As we know, Rae's attempts to court the business community and moderate the NDP's agenda not only did not placate Bay St at all (they waged a relentless and vicious campaign against his government from day one) it alienated his base and the party's supporters. Whatever was accomplished by the Rae government was very quickly undone by the reactionary Harris government in the years after Rae's defeat in 1995. A lesson social democrats, Notley included, either never seem to learn or draw the wrong conclusions from.

This notion of 'progressive' or social democratic governance is an explicit rejection of class politics and of the idea that a 'progressive', labour or left party or government is meant to represent the workers and, yes, to take their side and act in their interests.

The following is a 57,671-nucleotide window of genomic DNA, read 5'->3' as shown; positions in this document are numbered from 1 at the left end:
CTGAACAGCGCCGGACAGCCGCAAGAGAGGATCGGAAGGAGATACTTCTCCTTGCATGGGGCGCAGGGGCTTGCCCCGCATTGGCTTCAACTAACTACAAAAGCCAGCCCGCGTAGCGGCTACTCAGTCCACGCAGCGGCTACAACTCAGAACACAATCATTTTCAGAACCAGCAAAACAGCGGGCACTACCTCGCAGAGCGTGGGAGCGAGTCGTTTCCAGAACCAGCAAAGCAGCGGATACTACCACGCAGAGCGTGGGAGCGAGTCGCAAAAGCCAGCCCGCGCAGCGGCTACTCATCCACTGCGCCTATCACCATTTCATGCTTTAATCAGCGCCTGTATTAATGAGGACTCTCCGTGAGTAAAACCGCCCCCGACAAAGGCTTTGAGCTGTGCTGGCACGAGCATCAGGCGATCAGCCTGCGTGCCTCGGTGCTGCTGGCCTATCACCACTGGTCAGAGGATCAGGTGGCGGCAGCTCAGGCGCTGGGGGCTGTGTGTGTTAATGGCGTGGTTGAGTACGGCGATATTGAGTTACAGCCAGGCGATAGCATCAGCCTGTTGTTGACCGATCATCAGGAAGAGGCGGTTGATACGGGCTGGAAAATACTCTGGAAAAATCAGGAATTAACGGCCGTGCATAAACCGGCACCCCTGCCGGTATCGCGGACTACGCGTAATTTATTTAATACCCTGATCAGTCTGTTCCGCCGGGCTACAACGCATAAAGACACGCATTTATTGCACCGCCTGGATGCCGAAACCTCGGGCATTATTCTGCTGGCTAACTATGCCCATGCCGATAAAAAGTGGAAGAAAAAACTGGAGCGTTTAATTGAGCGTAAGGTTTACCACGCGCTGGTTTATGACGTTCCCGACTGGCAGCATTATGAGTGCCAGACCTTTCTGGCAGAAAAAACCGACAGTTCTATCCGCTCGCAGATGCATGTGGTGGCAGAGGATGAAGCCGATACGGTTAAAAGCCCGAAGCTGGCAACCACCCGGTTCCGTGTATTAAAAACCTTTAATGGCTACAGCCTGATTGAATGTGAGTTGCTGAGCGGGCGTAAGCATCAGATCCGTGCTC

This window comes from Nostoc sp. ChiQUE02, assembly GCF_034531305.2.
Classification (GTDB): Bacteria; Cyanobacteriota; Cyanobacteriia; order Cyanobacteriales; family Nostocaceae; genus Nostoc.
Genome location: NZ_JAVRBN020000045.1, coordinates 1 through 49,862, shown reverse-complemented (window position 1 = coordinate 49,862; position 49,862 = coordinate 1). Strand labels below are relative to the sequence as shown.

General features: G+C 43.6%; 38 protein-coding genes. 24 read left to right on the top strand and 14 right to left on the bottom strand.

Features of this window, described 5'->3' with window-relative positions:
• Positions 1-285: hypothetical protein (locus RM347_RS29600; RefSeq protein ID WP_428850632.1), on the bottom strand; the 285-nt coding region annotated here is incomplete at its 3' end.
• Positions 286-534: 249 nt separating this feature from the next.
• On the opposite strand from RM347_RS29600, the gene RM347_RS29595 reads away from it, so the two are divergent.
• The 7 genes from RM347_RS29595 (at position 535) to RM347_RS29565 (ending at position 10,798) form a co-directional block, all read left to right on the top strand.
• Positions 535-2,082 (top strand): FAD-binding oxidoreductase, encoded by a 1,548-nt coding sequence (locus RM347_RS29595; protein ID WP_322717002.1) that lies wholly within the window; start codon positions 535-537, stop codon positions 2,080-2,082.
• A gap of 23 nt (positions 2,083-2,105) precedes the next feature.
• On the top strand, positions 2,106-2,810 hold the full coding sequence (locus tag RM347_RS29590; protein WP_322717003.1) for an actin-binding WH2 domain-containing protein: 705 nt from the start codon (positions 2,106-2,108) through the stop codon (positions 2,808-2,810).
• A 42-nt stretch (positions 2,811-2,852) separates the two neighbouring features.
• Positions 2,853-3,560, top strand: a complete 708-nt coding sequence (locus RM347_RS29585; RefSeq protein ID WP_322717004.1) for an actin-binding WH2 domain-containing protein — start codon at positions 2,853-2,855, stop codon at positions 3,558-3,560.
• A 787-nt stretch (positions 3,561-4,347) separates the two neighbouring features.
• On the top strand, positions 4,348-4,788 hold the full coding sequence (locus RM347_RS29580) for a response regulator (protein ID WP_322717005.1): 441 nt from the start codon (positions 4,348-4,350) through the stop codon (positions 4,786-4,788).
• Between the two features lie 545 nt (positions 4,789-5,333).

To the great cry of "which side are you on" it answers with "both", which is no answer at all. The principle of "evenhandedness" is predicated on a quaint idealization of capitalist "democracy" where workers and their bosses are all parts of society who need to work together for the "common good" and "shared values", etc.

But power, wealth and influence are not at all evenly distributed in our society or economy. A party or politician that says they will seek to represent "everyone" is at best going to aim at a few token reforms that will attempt to "humanize" capitalism while keeping all of the fundamentals and structures of it completely in place. Workers and their bosses do not share "common interests". You cannot be a party of the working class or a party that claims to be on their side and acting in their interests and yet represent "everyone".

At times it is like the so many New Democrats and their supporters who love to share the 'Mouseland' parable that Tommy Douglas made famous have entirely missed its point. It is not going to be a government by and for the mice if it wants to find "common cause" with the cats.